So, here is my advice based on years of experience. If you go out to eat, tell the waitress/waiter that your child is deathly allergic to all nuts and to please ask the chef if there are any nuts in the food. If you don't use the word ''deathly'' some wait-staff don't pay attention.
If your child is having any type of reaction, give them chewable Benadryl tablets and watch them carefully. If they are wheezing and developing hives, or have any swelling anywhere on their body, or if they begin to throw up, or become light-headed or faint, use the Epipen. Only use one Epipen and bring them to the ER. Make sure you tell the ER that you have used an Epipen. One really good doctor I have, recently told me that if I\x92m having mild reaction but if the Benadryl isn\x92t doing the trick, that I should take Zantac. He reports that the Zantac gives you a better bang for your buck and it\x92s a good second line of defense after the Benadryl. But, this is only useful for an older child or adult who is familiar with a severe allergy. If the Benadryl doesn\x92t quickly alleviate the allergy, move to the Epipen. Email me if you have any questions. danisue
Hi -- my wife and I are trying to decide how militant to be about eating peanuts while breastfeeding. I lean towards ''skip it -- not worth the risk,'' while she leans towards, ''you're so overprotective!'' We have NO family history of peanut or nut allergies, although there is a family history of hay fever, seasonal allergies, asthma, and allergies to penicillin, sulfa drugs, and cephilasporins... I've got all those things mentioned, except asthma... by brother has it. Anyone have any thoughts on this one? Thanks! kevin
I wouldn't risk it. I avoided peanuts w/my first pregnancy, and my now 4 year old son has no known allergies. I was more casual w/my second, and my now almost 2 year old son has a variety of allergies, including dairy. We haven't even had him tested for peanuts. From the day he was born he was reacting to what I ate (horrible, bloody diarrhea and eczema). Like you we have no family history of any allergies. I wish I had been more careful! c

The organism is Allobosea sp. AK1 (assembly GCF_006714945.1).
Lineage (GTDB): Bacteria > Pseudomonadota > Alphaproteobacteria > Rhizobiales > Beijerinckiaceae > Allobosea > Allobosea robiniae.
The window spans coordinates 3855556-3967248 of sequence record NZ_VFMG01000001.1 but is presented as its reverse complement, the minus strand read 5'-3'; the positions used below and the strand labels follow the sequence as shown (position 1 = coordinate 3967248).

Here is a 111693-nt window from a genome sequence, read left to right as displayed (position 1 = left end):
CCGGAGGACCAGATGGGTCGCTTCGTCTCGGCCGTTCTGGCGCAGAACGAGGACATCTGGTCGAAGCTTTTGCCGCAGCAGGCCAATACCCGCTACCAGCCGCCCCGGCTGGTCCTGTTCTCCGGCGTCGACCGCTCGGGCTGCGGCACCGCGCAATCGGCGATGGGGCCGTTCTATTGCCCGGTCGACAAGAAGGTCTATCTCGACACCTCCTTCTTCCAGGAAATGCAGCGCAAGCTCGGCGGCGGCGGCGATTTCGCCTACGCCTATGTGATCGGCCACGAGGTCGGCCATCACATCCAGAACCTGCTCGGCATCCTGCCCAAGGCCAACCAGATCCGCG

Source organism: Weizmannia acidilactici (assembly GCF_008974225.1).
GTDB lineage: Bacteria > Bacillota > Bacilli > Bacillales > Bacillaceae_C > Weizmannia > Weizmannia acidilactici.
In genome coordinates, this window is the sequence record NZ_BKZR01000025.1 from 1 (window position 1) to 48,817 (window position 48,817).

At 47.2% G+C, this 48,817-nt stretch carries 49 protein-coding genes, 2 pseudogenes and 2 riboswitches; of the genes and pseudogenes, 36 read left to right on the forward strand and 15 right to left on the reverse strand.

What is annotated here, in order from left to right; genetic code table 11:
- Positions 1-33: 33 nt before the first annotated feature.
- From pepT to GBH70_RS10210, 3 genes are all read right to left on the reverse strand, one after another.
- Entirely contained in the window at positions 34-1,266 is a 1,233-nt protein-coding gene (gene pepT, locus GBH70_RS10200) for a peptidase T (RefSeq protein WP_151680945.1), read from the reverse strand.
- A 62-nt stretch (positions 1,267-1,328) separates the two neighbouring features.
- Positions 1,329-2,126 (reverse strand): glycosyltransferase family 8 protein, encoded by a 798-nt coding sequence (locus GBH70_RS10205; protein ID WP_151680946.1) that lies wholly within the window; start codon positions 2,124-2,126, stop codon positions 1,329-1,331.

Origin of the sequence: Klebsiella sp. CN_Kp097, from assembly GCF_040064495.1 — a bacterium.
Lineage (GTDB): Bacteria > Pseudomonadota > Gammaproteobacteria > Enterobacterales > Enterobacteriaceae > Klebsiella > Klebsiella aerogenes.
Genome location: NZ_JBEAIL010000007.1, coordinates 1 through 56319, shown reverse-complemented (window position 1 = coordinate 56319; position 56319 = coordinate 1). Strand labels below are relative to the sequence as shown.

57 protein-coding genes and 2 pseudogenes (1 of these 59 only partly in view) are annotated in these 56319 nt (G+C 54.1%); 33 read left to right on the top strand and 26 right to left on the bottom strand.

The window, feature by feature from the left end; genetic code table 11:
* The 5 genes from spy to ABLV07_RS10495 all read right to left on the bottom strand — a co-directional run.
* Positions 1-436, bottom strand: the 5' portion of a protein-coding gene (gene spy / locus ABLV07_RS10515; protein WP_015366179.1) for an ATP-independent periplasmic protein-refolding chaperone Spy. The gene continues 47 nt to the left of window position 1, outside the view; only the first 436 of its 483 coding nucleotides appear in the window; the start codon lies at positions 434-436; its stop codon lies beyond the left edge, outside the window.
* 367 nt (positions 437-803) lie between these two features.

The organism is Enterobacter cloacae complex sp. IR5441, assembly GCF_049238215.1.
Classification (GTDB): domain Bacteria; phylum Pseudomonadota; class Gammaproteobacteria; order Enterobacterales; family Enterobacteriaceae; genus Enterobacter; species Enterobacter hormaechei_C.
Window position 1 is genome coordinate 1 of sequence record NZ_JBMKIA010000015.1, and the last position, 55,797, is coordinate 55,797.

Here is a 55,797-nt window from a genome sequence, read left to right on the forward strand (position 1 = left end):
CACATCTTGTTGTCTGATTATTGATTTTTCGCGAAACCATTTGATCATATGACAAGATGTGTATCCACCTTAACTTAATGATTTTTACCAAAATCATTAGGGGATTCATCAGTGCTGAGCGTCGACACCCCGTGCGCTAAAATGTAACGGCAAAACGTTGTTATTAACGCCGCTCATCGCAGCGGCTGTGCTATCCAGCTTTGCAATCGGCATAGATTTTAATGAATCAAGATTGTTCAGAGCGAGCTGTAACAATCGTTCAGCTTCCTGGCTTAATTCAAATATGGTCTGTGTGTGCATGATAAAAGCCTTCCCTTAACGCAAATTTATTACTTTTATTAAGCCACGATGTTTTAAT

well you're cautious, and maybe that's a good thing. I breastfed four, ate peanuts and nary a one has an allergy to peanuts. It's odd that growing up I didn't know a single kid with this allergy and now it's seems like there are a couple in every class. Would make an interesting research project. mother of 4
I, like you, was very concerned about allergens while I was breastfeeding my two sons, who are now 6 and 3. I did have food allergies as a child and was vigilent about nuts and shellfish during pregnancy and breastfeeding. Neither of my boys has had any issues with either now, or any other allergies. My two sisters-in-law both ate nuts and shellfish and the three kids they have between them have allergies to common allergens, including nuts, and severe and painful excema as a result. I don't know whether it's related, but one of them did tell me that she wishes she'd been more vigilent like I was. In my younger son's preschool class, there is a severe nut allergy (the boy has to have an epipen on site), and it's kind of scary. I figured, why risk it, when it's not that long of a deprivation and it can potentially help you avoid a lifelong problem for your child. Good luck. Kristin
My husband has athsma; I was diagnosed as a child with penicillin allergy (may or may not be accurate). I didn't know about the breastfeeding/peanuts thing, and so ate quite a bit of peanut butter while breastfeeding. My child (now 6) has no food allergies, indeed, is allergic to nothing that we've ever noticed. And he eats everything -- nuts, shellfish, soybeans -- you name the potential allergen, he's eaten it with no ill effects. Just one data point